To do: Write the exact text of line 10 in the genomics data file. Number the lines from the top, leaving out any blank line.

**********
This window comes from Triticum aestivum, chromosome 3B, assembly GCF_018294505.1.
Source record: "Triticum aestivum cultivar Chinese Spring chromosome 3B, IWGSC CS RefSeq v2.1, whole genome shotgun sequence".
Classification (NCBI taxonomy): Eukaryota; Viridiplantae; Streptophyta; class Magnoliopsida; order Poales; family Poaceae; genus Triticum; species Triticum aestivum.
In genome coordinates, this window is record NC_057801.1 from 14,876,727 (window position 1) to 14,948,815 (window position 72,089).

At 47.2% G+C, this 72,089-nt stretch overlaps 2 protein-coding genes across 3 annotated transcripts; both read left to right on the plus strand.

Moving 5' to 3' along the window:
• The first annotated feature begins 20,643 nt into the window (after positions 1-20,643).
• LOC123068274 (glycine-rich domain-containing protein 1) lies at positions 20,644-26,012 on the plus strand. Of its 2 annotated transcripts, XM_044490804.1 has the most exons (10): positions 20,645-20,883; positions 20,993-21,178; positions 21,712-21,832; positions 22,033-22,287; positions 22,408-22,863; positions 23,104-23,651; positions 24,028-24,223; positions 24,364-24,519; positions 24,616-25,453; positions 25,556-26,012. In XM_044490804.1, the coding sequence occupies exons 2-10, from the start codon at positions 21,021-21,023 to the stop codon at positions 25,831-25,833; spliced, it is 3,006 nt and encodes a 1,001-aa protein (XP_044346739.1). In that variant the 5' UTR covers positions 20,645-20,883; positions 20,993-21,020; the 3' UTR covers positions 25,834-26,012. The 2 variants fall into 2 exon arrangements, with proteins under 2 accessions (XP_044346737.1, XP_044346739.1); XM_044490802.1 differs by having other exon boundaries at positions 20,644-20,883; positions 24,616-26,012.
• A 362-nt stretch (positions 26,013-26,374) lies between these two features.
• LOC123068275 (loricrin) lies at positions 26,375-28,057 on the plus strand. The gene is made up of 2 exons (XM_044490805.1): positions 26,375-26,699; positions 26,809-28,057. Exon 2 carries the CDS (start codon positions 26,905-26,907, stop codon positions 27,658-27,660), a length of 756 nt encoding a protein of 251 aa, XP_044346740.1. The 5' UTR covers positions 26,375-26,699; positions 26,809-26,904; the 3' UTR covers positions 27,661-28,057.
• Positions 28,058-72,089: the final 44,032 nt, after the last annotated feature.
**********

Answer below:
• LOC123068275 (loricrin) lies at positions 26,375-28,057 on the plus strand. The gene is made up of 2 exons (XM_044490805.1): positions 26,375-26,699; positions 26,809-28,057. Exon 2 carries the CDS (start codon positions 26,905-26,907, stop codon positions 27,658-27,660), a length of 756 nt encoding a protein of 251 aa, XP_044346740.1. The 5' UTR covers positions 26,375-26,699; positions 26,809-26,904; the 3' UTR covers positions 27,661-28,057.